Exploring the occurrence and distribution of contaminants of emerging concern through unmanned sampling from ships of opportunity in the North Sea

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Publikace nespadá pod Filozofickou fakultu, ale pod Přírodovědeckou fakultu. Oficiální stránka publikace je na webu muni.cz.

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BRUMOVSKÝ Miroslav BEČANOVÁ Jitka KOHOUTEK Jiří THOMAS Henrike PETERSEN Wilhelm SORENSEN Kai SÁŇKA Ondřej NIZZETTO Luca

Rok publikování 2016
Druh Článek v odborném periodiku
Časopis / Zdroj Journal of Marine Systems
Fakulta / Pracoviště MU

Přírodovědecká fakulta

Citace
www http://www.sciencedirect.com/science/article/pii/S0924796316300070
Doi http://dx.doi.org/10.1016/j.jmarsys.2016.03.004
Obor Znečištění a kontrola vody
Klíčová slova Pollution monitoring; Mobile platforms; Monitoring systems; Marine environment; North Sea; Drugs; Pesticides; Organic compounds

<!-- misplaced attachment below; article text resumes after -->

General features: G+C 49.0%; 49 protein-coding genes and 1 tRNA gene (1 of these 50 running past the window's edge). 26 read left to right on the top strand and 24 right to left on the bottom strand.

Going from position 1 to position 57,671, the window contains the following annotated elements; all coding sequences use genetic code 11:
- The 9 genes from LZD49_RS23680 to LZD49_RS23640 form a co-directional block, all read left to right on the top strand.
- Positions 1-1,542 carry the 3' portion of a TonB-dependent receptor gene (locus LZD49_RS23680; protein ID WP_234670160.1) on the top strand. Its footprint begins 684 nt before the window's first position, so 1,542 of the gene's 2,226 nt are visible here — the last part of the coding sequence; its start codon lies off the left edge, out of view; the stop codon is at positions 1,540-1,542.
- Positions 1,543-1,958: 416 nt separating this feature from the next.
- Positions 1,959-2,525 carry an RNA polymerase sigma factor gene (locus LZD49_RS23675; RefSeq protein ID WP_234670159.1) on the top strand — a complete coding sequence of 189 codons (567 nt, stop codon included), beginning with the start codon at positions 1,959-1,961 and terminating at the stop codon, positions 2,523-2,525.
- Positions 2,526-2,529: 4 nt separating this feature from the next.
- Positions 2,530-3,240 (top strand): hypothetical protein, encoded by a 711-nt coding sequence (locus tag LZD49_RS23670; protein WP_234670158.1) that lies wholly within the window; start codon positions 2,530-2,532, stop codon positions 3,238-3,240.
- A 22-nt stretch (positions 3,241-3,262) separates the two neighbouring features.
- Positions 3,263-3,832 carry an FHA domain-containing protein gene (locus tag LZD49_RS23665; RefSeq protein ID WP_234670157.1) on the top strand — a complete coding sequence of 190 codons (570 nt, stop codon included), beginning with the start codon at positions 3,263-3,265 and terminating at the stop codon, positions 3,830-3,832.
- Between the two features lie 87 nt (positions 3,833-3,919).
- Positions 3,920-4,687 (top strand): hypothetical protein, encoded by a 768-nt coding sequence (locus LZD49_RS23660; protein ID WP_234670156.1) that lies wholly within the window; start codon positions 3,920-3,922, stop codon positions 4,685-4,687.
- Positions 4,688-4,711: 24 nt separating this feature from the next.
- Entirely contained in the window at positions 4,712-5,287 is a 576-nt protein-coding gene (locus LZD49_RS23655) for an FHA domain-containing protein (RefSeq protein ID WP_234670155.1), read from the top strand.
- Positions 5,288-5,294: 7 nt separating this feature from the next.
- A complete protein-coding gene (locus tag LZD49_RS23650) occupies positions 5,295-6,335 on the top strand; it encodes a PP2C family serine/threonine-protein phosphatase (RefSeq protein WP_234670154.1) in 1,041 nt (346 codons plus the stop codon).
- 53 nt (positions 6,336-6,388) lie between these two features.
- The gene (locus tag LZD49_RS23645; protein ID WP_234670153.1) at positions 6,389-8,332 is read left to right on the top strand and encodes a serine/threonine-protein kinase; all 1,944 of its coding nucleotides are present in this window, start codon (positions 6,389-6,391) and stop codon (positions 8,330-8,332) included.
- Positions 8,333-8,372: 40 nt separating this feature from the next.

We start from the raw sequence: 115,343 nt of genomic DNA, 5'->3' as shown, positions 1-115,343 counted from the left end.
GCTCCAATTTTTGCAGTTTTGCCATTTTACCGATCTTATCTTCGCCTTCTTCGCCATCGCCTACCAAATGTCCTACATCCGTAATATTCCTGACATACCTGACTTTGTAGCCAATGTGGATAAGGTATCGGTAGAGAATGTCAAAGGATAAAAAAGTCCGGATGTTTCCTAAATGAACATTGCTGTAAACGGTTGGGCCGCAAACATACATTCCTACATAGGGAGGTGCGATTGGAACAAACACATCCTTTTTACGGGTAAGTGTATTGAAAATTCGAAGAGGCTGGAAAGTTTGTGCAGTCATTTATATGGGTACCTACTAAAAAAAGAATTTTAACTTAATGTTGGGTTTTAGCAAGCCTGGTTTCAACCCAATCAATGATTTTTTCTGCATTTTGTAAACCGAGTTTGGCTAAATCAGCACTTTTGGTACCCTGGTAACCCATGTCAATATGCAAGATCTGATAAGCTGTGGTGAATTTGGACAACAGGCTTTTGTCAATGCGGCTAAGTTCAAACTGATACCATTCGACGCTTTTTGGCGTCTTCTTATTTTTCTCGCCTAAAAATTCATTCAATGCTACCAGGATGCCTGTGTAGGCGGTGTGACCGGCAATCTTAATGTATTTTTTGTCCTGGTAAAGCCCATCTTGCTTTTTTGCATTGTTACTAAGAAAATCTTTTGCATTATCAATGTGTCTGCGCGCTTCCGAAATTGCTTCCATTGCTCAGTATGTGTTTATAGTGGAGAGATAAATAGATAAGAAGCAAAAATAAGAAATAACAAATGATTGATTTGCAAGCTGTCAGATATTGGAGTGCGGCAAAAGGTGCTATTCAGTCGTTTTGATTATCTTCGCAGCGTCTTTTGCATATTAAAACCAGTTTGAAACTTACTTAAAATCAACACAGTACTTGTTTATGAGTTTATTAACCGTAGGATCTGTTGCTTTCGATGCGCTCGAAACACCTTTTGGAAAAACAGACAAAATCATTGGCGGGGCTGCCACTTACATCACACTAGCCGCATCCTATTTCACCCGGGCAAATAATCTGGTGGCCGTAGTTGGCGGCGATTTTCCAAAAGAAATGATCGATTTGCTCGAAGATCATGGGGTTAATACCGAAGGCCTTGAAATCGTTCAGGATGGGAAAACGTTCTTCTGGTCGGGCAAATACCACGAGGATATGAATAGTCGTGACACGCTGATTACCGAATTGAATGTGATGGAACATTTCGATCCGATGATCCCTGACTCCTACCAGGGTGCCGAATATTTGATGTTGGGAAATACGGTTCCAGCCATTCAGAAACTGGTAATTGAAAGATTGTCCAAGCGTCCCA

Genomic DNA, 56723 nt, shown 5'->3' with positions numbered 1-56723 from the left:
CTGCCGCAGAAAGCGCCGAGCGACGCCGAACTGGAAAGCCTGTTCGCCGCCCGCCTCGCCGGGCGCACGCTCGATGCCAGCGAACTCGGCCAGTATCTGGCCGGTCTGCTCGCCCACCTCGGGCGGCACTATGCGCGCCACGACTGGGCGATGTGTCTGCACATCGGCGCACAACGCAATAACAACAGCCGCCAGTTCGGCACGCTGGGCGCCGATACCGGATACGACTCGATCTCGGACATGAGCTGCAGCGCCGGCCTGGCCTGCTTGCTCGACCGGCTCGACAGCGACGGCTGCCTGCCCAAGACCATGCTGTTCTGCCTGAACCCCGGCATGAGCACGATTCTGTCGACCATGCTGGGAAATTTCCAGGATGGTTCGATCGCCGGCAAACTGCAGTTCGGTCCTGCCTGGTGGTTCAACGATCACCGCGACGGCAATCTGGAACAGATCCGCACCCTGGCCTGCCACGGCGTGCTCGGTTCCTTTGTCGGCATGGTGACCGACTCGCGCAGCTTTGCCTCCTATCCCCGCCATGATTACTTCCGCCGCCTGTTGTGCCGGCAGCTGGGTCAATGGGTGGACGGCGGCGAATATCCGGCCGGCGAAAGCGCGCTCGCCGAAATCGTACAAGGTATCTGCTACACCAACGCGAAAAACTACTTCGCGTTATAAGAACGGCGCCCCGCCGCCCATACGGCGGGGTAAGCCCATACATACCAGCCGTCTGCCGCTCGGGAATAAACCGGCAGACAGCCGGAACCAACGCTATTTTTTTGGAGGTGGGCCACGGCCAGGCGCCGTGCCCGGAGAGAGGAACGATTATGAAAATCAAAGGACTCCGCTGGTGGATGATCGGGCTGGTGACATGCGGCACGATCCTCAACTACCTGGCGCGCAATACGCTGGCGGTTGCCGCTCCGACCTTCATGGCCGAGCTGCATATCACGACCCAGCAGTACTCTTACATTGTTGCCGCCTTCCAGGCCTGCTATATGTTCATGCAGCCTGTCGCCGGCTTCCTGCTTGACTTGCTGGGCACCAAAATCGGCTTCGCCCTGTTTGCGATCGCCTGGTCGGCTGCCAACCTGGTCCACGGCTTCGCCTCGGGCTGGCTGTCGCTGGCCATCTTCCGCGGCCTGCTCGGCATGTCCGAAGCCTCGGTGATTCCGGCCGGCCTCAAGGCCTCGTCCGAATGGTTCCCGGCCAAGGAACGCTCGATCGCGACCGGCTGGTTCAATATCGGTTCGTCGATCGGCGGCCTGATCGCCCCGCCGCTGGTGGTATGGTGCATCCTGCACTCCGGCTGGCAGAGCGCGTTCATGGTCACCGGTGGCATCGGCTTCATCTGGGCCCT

Popis Chemical pollution is of concern for the marine environment. New European regulation demands exposure and impact assessment to be conducted in coastal environments in order to define and ensure fulfillment of environmental quality standards. A cost-effective approach for monitoring the over 100,000 km of European coasts is necessary. This proof-of-concept study focuses on the use of unmanned water sampling from a commercial ship of opportunity to implement monitoring of marine contaminants of emerging concern. Marine areas that are not directly affected by river plumes or other direct sources were covered in order to provide information on background pollution. 14 currently used pesticides, 11 pharmaceuticals and personal care products and 3 food additives were detected in water samples through targeted analysis at sub-ng to tenths of ng/L levels in both coastal and offshore areas of the North Sea. Among contaminants, 6 pesticides (dimethoate, fenpropimorph, pendimethalin, propiconazole, tebuconazole and temephos), 3 pharmaceuticals (acetaminophen, naproxen and ketoprofen) and 2.food additives (acesulfame and saccharine) have never been detected before in offshore areas. 4 pesticides (diuron, isoproturon, metazachlor and terbuthylazine), 4 pharmaceuticals (carbamazepine, atenolol, ibuprofen and ketoprofen) and 2 food additives (sucralose and acesulfame) were detected in over 90% of the samples. The antibiotic sulfamethoxazole was detected in 50% of the samples at tenths of pg/L levels, including some offshore areas. Our study highlights that the use of ships of opportunity can provide a key support for the development and cost-effective implementation of marine monitoring of chemical pollutants in Europe and elsewhere.
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